Your character can have fine values and a noble ambition, but until she has a concrete goal, you don’t have a story. The goal will the concrete realization for some abstract ambition that is built on one or more values.
When you understand your character’s goal, ambition, and values, then you have a very good handle on your character’s motivations. If your character has multiple values that conflict, then you also have an unpredictable character. Actions are dictated by values. When your values are in conflict, it’s anybody’s guess how you’ll act.
If you’ve got a question you’d like me to answer in public on this blog, hop on over to my “Ask A Question For My Blog” page and submit your question. I’ll answer them in the order they come in.
Values, ambitions, goals…
That’s actually an intriguing concept to think about. For example, my narrator’s “ambition” is to figure out how to fix society in his own little way. Since that’s a bit vague, he settles for the exchange student–who happens to be a psychic. Not to mention has the goal of “escaping his father”.
Hmm…I need to consider the narrator’s values a bit more.
One of my writing coaches encourages us to ask “why?” So the first thing I thought of in connection with this matter is that the goal is what the protag wants, and motivation is why she wants it.
JIm Hamlett says
Well done. If only the execution were as simple as the explanation.
Hahahaha. Good one, Jim. Yes indeed. It all sounds so straight forward, but trying to get it to feel like seamless underlay to the carpet of story involves more staples and glue than I seem to have on hand.
I had this one short story that involved a dead woman who roamed the forested territory near her hometown, looking for meaning in her half way existence. To her “Nothing is as important as belonging”. She encountered wildlife with whom she could communicate, but not clearly, and so she couldn’t get direct answers to her queries. She attempted to bond with a herd of bison in order to retain a sense of belonging…but as she had begun to rot she was firmly rejected. So, goals and ambitions were there, and concrete efforts to find a way to belong and derive meaning from “life”, but the story was never finished because it goes nowhere. It is circular, never finding a solution or satisfactory conclusion…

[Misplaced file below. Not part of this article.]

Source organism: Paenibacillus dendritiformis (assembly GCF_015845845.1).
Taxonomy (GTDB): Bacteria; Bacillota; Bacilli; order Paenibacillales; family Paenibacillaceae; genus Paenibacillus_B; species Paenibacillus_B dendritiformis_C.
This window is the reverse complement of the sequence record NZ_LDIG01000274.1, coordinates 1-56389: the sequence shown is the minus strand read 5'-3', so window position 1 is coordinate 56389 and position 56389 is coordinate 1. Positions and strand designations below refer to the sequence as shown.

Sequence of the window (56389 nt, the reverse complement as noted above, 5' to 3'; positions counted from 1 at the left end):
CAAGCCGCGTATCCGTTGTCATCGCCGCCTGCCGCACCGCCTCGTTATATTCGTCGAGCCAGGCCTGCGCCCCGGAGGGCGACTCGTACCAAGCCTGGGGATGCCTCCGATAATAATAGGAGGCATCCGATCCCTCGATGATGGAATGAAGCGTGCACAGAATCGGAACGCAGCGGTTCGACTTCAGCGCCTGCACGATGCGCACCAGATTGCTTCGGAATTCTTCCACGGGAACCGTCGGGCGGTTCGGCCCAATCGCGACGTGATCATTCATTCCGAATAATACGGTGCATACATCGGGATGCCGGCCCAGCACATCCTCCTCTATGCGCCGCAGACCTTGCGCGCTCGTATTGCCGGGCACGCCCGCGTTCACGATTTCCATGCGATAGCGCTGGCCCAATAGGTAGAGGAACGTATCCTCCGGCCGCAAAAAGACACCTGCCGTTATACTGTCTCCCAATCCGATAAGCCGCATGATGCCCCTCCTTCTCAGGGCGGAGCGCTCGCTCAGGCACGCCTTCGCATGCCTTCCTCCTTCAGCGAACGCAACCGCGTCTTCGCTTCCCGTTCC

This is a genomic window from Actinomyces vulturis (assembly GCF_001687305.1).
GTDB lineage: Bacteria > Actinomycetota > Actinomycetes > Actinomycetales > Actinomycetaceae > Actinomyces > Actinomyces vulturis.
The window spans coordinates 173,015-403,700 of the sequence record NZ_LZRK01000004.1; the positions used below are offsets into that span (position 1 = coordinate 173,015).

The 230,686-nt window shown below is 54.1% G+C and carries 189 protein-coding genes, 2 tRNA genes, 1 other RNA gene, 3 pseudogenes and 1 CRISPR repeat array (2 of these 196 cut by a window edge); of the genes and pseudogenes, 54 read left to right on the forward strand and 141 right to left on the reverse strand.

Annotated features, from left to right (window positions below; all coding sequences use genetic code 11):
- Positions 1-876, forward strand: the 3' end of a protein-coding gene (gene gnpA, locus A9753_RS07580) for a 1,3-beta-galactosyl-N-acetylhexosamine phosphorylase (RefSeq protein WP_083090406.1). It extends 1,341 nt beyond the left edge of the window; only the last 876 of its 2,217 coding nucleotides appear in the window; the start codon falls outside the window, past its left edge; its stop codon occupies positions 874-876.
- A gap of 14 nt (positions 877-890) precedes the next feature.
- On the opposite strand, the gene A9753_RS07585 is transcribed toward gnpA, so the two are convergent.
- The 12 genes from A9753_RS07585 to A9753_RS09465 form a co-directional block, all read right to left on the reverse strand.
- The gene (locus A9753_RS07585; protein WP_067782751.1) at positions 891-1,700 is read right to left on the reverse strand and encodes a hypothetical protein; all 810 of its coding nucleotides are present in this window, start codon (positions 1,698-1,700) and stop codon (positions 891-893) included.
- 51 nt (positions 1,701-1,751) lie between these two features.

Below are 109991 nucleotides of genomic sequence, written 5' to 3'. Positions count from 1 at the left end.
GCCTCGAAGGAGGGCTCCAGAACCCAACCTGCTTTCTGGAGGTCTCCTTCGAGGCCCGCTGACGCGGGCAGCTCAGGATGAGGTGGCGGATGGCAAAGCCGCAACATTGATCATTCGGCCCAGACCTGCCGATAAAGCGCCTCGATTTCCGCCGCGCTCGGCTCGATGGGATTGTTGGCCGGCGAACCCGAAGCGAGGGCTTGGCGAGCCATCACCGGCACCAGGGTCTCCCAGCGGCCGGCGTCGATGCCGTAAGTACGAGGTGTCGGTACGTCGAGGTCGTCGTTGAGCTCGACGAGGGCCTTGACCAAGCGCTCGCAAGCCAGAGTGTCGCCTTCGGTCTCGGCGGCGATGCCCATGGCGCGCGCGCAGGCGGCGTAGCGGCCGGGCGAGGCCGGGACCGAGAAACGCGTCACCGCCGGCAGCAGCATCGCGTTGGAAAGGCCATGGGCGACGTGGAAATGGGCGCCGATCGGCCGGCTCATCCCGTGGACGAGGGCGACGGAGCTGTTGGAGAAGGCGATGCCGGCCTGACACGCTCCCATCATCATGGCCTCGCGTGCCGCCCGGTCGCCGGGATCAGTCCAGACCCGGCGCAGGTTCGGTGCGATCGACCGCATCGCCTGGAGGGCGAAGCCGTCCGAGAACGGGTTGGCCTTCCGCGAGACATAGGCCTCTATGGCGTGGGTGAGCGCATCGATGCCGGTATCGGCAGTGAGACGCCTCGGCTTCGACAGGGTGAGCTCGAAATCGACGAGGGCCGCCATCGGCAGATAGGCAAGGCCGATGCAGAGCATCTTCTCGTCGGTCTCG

What do you do when you find yourself going in circles like that?
Great article. I always find motivation hard to define as it covers a lot of different aspects of character, as you showed.
Also, I guess reigning one’s scope in helps a lot. I mean, most people all want to be happy, but want they want to make them happy differs from one person to the next.
Thanks for the great read!
Joseph A. Ewing says
Wow this opens up the world of character creation and takes it to a whole new level for. I especially identified with Randy when he said you’ll have a greater grasp of your character when you understand “your character’s goal, ambition, and values, then you have a very good handle on your character’s motivations.” Thanks a lot Randy. I’m sharing this page with all my friends that are writers.
Joseph A. Ewing says
In addition, it now makes the Conflict much more clear.
Captain Darren Raven says
This really helped, I’ve been stuck on defining my character’s motivation for nearly a week now. Now I’ve gotten it.